Memory Remaining (GB): (sum(Virtual Machine: Memory|Usage (KB))/(avg(Virtual Machine: Memory|Usage (%))/100)-sum(Virtual Machine: Memory|Usage (KB)))/(1024*1024)
Storage Remaining (GB): sum(Virtual Machine: Guest File System |Guest File System Free (GB))
Storage Remaining (IOPS): sum(Virtual Machine: Disk|I/O Usage Capacity)-sum(Virtual Machine: Disk|Write Requests)-sum(Virtual Machine: Disk|Read Requests)
Once the super metrics are set up, add them to a super metric package, and attach the package to the RAC container resources.
For more information about creating super metrics, this is a good introduction:
Here is what the file looks like on our system. We called it ‘racContainerScoreboard.xml’
<?xml version="1.0" encoding="UTF-8" standalone="yes"?> <AdapterKinds> <AdapterKind adapterKindKey="OEM_ADAPTER"> <ResourceKind resourceKindKey="OEM Entity Status"> <Metric attrkey="Super Metric|sm_29" label="CPU Usage" unit=“%" yellow="80.0" orange="90.0" red="95.0"/> <Metric attrkey="Super Metric|sm_31" label="Memory Usage" unit="%" yellow="80.0" orange="90.0" red="95.0"/> <Metric attrkey="Super Metric|sm_32" label="Storage Usage" unit="%" yellow="80.0" orange="90.0" red="95.0"/> <Metric attrkey="Super Metric|sm_33" label="Storage Usage" unit="IOPS" yellow="-1.0" orange="-2.0" red="-3.0"/> <Metric attrkey="Super Metric|sm_30" label="CPU Remaining" unit="GHz" yellow="-1.0" orange="-2.0" red="-3.0"/> <Metric attrkey="Super Metric|sm_36" label="Memory Remaining" unit="GB" yellow="5.0" orange="2.0" red="1.0"/> <Metric attrkey="Super Metric|sm_35" label="Storage Remaining" unit="GB" yellow="20.0" orange="10.0" red="5.0"/> <Metric attrkey="Super Metric|sm_37" label="Storage Remaining" unit="IOPS" yellow="20000.0" orange="10000.0" red="5000.0"/> </ResourceKind> </AdapterKind> </AdapterKinds>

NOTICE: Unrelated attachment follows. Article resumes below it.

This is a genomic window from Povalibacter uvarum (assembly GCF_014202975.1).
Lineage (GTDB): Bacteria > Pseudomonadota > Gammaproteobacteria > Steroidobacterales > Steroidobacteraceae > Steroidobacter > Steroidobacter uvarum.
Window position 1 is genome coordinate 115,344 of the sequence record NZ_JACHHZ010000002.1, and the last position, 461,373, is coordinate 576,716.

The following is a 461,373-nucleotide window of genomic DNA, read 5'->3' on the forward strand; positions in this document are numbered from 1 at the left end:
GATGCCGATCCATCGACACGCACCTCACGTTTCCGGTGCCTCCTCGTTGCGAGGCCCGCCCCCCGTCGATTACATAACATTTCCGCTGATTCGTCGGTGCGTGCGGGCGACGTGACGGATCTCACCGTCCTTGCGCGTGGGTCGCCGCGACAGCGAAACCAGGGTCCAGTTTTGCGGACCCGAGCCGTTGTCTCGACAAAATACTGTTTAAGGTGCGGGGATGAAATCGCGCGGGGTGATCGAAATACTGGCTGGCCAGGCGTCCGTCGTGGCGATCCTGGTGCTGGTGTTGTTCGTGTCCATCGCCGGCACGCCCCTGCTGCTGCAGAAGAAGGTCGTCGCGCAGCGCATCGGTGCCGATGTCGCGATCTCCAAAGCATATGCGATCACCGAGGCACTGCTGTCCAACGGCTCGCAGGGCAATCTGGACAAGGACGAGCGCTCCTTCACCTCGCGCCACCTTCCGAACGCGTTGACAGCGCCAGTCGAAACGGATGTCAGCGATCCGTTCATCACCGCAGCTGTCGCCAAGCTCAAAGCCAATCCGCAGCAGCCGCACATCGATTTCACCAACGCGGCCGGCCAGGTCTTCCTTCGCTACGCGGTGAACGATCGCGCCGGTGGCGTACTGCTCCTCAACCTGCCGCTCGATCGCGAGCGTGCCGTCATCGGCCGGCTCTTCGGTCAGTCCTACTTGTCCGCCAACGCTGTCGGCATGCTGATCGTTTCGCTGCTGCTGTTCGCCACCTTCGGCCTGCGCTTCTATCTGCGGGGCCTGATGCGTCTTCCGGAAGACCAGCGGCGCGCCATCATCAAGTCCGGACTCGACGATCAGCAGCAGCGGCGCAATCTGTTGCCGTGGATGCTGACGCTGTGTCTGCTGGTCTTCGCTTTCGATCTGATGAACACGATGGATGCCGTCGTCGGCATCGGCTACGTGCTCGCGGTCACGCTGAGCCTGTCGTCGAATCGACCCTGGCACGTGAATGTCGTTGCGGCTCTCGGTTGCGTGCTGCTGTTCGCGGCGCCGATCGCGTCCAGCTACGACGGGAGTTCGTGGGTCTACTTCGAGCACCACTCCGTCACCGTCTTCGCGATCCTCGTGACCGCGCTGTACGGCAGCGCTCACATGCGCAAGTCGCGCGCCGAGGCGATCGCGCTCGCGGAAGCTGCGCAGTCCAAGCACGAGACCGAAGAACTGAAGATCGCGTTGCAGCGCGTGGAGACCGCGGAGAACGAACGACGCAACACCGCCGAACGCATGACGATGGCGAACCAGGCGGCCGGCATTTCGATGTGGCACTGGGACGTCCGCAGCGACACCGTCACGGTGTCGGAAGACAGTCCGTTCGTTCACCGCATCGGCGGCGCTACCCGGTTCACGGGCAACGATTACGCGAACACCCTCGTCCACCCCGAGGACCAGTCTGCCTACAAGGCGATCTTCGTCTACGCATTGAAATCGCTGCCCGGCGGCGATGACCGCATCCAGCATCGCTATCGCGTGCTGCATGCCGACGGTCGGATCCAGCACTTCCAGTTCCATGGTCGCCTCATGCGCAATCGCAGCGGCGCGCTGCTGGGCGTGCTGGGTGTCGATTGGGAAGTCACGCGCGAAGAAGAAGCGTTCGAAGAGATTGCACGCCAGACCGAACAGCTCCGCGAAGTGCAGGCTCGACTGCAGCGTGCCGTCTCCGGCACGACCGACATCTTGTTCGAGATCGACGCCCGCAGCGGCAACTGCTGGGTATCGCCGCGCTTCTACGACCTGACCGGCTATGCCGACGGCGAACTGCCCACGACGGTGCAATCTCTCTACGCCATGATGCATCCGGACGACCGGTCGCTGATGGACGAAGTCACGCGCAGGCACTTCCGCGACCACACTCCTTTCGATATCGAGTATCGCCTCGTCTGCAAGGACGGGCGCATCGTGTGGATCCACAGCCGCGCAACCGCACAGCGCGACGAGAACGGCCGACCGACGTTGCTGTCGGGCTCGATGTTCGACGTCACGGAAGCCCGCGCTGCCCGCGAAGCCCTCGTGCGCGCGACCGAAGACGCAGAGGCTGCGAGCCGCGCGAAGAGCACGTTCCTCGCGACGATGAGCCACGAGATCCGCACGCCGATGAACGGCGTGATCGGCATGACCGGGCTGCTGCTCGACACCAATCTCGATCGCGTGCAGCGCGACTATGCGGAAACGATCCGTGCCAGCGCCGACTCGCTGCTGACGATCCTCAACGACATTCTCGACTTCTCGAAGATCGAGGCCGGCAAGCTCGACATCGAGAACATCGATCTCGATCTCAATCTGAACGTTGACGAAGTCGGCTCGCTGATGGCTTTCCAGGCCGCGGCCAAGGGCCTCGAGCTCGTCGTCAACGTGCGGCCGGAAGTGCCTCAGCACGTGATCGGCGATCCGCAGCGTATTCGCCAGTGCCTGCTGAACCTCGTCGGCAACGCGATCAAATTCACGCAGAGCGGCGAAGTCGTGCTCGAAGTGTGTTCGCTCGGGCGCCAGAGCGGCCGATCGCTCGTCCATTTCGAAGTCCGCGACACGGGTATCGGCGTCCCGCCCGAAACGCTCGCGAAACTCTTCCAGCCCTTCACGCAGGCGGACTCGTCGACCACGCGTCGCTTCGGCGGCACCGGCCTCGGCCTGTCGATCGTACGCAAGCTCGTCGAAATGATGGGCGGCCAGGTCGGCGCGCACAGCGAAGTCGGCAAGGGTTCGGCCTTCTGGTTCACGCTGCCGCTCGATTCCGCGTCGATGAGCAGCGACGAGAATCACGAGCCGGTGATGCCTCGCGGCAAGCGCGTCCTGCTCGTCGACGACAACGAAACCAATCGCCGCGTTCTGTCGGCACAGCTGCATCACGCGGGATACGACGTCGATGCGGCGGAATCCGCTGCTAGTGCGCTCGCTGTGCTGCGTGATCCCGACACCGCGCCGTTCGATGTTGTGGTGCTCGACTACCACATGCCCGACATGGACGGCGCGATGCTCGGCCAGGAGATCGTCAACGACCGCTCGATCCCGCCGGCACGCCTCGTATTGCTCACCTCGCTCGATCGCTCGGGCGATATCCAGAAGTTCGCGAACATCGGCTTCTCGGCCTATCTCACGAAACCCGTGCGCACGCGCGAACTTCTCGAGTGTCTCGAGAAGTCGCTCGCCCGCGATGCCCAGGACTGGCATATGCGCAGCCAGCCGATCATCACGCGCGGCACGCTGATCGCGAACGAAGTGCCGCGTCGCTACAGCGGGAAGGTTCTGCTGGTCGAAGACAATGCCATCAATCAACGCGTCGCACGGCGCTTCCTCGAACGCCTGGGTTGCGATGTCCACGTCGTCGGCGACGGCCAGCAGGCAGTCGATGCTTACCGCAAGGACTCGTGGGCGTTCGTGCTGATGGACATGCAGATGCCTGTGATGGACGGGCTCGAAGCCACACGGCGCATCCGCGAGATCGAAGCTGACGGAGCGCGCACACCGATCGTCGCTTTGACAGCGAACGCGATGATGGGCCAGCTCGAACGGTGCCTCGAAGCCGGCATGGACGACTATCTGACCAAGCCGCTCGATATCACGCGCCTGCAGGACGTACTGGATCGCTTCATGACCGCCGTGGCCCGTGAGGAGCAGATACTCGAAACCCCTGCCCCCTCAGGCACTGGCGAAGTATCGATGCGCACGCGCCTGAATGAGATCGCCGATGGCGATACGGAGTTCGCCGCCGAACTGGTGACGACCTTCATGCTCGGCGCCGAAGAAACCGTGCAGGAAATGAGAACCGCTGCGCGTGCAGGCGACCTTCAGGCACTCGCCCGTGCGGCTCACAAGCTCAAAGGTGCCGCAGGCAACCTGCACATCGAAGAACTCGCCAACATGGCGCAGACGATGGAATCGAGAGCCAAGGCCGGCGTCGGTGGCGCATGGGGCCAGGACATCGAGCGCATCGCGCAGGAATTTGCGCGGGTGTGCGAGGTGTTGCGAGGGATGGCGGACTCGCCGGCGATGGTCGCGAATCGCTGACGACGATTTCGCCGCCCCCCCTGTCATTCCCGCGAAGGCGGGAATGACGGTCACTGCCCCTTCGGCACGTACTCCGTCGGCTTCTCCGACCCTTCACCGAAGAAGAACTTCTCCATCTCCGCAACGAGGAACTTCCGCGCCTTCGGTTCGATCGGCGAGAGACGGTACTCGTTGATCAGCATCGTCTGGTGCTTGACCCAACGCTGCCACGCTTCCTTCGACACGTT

Note the format of the super metric attribute keys. The super metric attribute key is a sequential id preceded by ‘sm_’. Each time a new super metric is created, the id increments. This means that keys are system specific! For this reason, while we can include super metrics in our Management Packs we cannot ship any dashboards that contain super metrics. If you are following along, you will have to change the attrkey in the xml file to reflect the correct supermetric. In the Super Metrics… dialog, the IDcolumn will give you the id for each super metric.
Finally, create the dashboard. Here, we used a Resources widget, a Scoreboard widget, and a Data Distribution Analysis widget. We have an interaction from the Resources widget to the Scoreboard widget, which has an interaction to the Data Distribution Analysis widget.
Set the Resources widget to display resource kinds of ‘OEM Entity Status’ (which is the type of the RAC Containers).
Finally, configure the Data Distribution Analysis in whatever way makes sense to you.
And you are done. You can now use this process to invent new supermetrics and dashboards to show you exactly what you want to monitor in your environment.